Florida deputies found Judge Jessie LeBlanc on Tuesday afternoon, driving outside Pensacola, after family members in Louisiana became concerned about her well-being and asked law enforcement officers to find her, authorities said Wednesday.
Ascension Parish Sheriff Bobby Webre said Wednesday she was found safe and has since returned to Louisiana.
LeBlanc, a judge with the three-parish 23rd Judicial District Court, and cases on her criminal docket in Assumption Parish have come under scrutiny in recent weeks after the disclosure of a long-standing personal relationship with the parish's chief sheriff's deputy, Bruce Prejean. Questions center on the nature of their relationship and whether it may have undermined the fair administration of justice.
Tuesday evening, the Assumption sheriff said Prejean recently revealed that a relationship that had been just a friendship turned "intimate" after LeBlanc became a judge in 2012. Prosecutors say that potentially raises conflict-of-interest questions for hundreds of cases that have gone before her in Assumption Parish. Those cases are being reviewed for Prejean's level of direct involvement.
In a statement provided Tuesday to WBRZ, the judge accused Prejean of being dishonest — he initially told the sheriff that he and LeBlanc were friends, before changing his story. In a statement to The Advocate, though, LeBlanc wouldn't confirm her earlier claim to the television station about Prejean and would only say that she would "not deny there was a close friendship" with him.
Ascension sheriff's deputies were asked Tuesday to conduct a welfare check on the judge, but they were unable to find her. The judge is from Gonzales and still lives in the area, the sheriff said.
“The family members thought she was under duress and needed to be found,” Webre said on Wednesday.
Webre declined to share any more information about the nature of the purported duress, citing federal medical privacy rules.
Deputies with the Escambia County Sheriff's Office in Florida found LeBlanc driving on Davis Highway outside Pensacola sometime around 3:30 p.m. and pulled the judge over, a spokeswoman said.
Amber Southard, spokeswoman for the Escambia County Sheriff's Office, declined to say what happened after deputies found LeBlanc, but Sheriff Webre in Ascension Parish said LeBlanc was found safe and has since returned to Louisiana.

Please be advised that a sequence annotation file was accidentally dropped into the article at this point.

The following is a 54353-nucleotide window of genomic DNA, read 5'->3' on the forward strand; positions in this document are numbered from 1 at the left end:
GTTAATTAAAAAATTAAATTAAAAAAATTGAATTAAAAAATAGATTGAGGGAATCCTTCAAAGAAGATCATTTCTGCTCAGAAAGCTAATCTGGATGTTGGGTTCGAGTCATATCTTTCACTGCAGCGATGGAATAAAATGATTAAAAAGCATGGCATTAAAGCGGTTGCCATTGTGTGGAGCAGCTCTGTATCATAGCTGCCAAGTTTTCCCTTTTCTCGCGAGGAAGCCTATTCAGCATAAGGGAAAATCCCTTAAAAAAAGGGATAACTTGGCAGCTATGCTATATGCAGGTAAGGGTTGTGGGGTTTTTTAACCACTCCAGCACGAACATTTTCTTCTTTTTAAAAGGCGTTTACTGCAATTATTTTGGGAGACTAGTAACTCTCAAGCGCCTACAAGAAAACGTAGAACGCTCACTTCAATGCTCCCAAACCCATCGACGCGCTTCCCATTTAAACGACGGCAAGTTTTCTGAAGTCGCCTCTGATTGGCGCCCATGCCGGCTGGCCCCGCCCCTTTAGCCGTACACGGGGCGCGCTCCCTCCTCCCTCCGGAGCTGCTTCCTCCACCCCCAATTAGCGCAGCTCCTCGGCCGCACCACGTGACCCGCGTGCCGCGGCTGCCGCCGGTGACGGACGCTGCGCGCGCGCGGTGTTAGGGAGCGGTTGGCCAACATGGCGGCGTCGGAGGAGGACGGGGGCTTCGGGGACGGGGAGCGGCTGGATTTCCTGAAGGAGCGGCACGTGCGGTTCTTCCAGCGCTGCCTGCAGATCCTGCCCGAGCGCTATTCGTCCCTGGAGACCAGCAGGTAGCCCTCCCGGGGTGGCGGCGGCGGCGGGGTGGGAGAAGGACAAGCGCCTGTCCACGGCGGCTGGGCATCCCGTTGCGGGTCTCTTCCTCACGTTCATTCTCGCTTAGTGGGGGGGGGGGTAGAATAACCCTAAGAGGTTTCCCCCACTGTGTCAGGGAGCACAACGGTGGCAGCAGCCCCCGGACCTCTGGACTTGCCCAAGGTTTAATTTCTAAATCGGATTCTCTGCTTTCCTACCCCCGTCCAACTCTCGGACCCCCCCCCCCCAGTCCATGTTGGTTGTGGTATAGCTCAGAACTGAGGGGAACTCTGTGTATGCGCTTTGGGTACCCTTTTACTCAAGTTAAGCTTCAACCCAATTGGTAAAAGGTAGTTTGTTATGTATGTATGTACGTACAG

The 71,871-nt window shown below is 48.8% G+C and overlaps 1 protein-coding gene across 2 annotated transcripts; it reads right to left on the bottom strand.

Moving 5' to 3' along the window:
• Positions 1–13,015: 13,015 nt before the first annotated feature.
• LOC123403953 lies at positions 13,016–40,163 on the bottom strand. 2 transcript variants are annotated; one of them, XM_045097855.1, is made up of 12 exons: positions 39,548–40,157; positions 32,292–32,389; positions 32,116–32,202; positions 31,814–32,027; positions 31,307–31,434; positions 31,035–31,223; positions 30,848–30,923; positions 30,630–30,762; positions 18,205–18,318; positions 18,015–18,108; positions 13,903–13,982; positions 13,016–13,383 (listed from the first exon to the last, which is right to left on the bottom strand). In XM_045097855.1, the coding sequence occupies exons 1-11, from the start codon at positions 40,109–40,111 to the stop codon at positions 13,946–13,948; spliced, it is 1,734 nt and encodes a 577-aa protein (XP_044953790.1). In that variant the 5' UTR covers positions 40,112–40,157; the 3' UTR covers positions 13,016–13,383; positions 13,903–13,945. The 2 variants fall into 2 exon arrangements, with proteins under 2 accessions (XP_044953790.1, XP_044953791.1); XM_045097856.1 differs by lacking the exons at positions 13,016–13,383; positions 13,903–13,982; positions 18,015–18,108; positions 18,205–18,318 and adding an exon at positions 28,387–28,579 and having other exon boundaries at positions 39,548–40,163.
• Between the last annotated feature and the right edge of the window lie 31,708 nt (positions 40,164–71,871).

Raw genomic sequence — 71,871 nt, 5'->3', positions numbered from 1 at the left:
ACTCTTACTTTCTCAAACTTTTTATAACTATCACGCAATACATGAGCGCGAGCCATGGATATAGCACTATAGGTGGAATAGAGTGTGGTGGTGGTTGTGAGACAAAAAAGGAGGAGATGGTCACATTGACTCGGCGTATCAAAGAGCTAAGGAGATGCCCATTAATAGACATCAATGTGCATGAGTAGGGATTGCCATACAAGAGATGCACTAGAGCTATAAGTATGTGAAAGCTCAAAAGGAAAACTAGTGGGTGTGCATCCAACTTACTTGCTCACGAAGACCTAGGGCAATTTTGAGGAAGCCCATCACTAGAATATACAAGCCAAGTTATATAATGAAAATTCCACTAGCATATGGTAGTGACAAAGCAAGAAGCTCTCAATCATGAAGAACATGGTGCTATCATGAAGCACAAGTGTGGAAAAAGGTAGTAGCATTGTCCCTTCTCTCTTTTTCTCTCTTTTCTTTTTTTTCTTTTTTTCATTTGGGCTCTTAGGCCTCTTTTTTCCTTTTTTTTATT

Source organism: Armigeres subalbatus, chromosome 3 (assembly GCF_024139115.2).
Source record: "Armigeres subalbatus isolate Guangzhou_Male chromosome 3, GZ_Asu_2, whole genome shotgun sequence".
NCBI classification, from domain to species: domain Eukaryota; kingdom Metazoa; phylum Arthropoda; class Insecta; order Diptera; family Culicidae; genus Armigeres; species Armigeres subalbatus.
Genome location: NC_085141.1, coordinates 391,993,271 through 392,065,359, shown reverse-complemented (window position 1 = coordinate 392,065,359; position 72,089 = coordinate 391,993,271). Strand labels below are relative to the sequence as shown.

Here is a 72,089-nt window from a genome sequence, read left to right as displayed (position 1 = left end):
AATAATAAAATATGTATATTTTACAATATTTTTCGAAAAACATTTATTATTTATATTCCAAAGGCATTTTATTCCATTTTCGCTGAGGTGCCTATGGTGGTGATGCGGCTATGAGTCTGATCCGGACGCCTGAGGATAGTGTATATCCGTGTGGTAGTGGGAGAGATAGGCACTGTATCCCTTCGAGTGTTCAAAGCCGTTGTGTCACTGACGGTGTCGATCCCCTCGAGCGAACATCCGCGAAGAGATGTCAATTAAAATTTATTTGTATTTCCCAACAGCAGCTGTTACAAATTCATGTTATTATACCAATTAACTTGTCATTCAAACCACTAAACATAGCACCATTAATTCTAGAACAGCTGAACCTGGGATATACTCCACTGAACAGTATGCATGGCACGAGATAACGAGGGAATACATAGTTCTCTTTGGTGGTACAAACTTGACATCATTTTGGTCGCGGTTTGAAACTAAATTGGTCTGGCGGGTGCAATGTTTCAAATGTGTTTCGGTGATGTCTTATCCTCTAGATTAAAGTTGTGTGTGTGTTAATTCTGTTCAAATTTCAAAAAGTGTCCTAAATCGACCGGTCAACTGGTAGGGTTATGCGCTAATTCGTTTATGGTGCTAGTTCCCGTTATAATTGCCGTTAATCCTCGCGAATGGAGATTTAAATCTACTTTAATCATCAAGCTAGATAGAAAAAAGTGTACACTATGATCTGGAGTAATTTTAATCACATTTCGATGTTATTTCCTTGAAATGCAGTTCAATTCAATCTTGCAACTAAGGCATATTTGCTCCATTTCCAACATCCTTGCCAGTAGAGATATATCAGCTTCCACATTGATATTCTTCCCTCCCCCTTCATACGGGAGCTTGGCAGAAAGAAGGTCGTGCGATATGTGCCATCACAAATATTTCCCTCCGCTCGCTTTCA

LeBlanc hasn't had court since her criminal docket Monday at the St. James Parish Courthouse in Convent, court officials said. She is scheduled to return to the bench Friday for her civil docket in Donaldsonville in Ascension.
LeBlanc, a former court hearing officer and judicial administrator, works in the 23rd JDC, which encompasses Ascension, Assumption and St. James parishes. LeBlanc has her main office in Napoleonville, but, like other judges, rotates among courthouses in the district to preside over cases.
LeBlanc didn't immediately respond to a text message for comment Wednesday. A call to her office went to voicemail.
Setting off the questions about LeBlanc and Prejean was the judge's refusal to sign an Assumption narcotics warrant in November.
Assumption Sheriff Leland Falcon and prosecutors say LeBlanc said at the time that she wouldn't sign the warrant because of her "personal relationship" with Prejean, prompting prosecutors to send a round of disclosure letters to about 20 defendants about the purported admission and that it may be information that could help their clients.
LeBlanc disputed this recollection in a prepared comment to the media last month, saying she refused to sign the warrant because of an undercover agent who is a close relative of Prejean's but not Prejean himself with whom she is friends. LeBlanc had written the agent a job recommendation and believed it could be a conflict.
Falcon stands by his recollection of what LeBlanc told him personally, and said a polygraph test taken this month showed he was not being deceptive when asked about his version of events.